A pattern is appearing in the configurations of allosteric disulfides and the secondary structures that they link (49, 50). The disulfide bond, or cystine residue, is defined by five angles and different combinations of these angles define 20 possible cystine configurations (51, 52). Three of the 20 disulfide bond configurations are emerging as allosteric configurations: the −RHStaple, −LHHook and −/+RHHook bonds (49). The most common secondary structures linked by allosteric disulfides are β-strands and/or β-loops (49). The β-tryptase Cys220–Cys248 disulfide exists in two different configurations in the crystal structure of the tetramer (20), −RHHook and −RHSpiral, and the bond links two extended β-loops (53). The disulfide is also exposed to solvent (Fig. 7), in particular the Cys220 residue, which is likely an important factor in the accessibility of this bond to thioredoxin.
Reduction of the Cys220–Cys248 disulfide bond is predicted to alter the shape of the active site pocket, which would explain the altered substrate specificity and catalytic efficiency of the reduced enzyme. The two β-loops linked by the Cys220–Cys248 disulfide bond shape the S1 substrate pocket that binds the residue immediately N-terminal of the target peptide bond (the P1 position). The importance of the S1 substrate pocket is demonstrated in the tryptase isoform, α-tryptase. Despite α-tryptase being 92% identical to βII-tryptase, it is completely inactive because of a single amino acid change that distorts the S1 pocket and blocks substrate binding (28–30). Distortion of the βII-tryptase S1 pocket is likely to be occurring when the Cys220–Cys248 disulfide bond is reduced, leading to the changes we observed.
Thioredoxin is a potentially relevant βII-tryptase reductant in vivo but may not be the only one. Both βII-tryptase and thioredoxin are released into the extracellular space during physiological inflammation and are found in synovial fluid in rheumatoid arthritis and bronchoalveolar fluid in asthma (10, 11, 23–26, 54). Thioredoxin concentrations up to 100 nm have been reported in synovial fluid of rheumatoid arthritic joints (25, 54). Other oxidoreductases are secreted during inflammation and other conditions, including protein-disulfide isomerase (55) and γ interferon-inducible lysosomal thiolreductase (GILT) (56, 57). It is possible that protein-disulfide isomerase and GILT play a role in regulating βII-tryptase through redox control of the Cys220–Cys248 allosteric disulfide bond. Interestingly, GILT is optimally active in acidic pH (58), which is an environment in which β-tryptase functions (34–37).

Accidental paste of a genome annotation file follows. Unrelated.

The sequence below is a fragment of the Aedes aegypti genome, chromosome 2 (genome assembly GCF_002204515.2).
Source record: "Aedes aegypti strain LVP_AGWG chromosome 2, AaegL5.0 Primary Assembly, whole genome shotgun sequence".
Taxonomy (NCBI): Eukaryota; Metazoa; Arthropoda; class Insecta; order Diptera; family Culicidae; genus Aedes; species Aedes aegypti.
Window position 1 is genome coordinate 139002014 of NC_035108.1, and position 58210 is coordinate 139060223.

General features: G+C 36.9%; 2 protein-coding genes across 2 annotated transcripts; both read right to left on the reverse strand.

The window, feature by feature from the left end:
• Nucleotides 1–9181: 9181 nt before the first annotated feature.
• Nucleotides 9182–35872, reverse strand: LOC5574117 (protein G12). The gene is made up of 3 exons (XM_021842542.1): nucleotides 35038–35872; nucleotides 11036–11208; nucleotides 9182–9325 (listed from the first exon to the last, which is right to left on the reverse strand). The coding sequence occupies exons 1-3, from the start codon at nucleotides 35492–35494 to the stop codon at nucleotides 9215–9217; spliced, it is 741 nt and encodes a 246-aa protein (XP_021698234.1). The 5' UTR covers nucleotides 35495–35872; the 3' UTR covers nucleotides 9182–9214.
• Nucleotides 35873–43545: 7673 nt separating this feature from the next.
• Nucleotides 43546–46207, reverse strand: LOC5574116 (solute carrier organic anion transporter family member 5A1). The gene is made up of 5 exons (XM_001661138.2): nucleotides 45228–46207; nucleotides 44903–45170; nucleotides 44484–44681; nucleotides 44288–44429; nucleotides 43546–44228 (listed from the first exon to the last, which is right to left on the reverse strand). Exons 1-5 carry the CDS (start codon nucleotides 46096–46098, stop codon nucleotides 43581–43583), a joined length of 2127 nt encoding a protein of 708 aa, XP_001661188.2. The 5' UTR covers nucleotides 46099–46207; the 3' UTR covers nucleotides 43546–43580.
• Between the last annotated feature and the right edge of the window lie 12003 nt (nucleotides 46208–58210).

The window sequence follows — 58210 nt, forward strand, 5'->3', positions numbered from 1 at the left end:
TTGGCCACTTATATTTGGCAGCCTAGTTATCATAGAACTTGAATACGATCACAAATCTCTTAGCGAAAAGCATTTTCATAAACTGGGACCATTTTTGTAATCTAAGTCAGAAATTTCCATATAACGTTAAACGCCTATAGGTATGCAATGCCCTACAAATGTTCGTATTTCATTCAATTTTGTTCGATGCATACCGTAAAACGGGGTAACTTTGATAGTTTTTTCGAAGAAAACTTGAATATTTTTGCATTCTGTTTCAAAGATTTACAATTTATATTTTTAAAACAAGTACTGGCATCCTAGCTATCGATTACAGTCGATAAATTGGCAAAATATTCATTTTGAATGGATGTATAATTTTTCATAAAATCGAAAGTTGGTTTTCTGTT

The finding that βII-tryptase is controlled by an allosteric disulfide bond is informative, since very little is known about the regulation of βII-tryptase activity because no endogenous inhibitors have been identified. β-Tryptase forms a homotetramer held together by polar and hydrophobic interactions that is further stabilized by heparin proteoglycans (20, 38, 39, 41, 59, 60). Our results indicate that the disulfide bond is reduced in the tetramer in the absence of heparin. How heparin influences the equilibrium between oxidized and reduced βII-tryptase and the activities of these two forms will be the subject of future studies.
There is precedence for allosteric regulation of a S1A protease. The blood coagulation protease, thrombin, exists in three forms: a low activity sodium-free form, a high activity sodium-bound form, and a form that is inactive and unable to bind sodium (2, 61). Conversion of the inactive to highly active form occurs very rapidly, and modulation of this equilibrium is thought to regulate thrombin activity in vivo. Redox control of the conserved Cys191–Cys220 disulfide bond in S1A proteases is possibly a general mechanism of allosteric regulation of this family of enzymes, which is predicted to influence their function in a number of important biological processes.
We thank Dr. Jason Wong for assistance with the design and analysis of the mass spectrometry experiments and Dr. Richard L Stevens for providing the mMCP-6 null mice.
*This work was supported by grants from the National Health and Medical Research Council. Mass spectrometric analysis for this work was carried out at the Bioanalytical Mass Spectrometry Facility, University of New South Wales and was supported in part by infrastructure funding from the New South Wales Government as part of its co-investment in the National Collaborative Research Infrastructure Strategy.
2The abbreviations used are: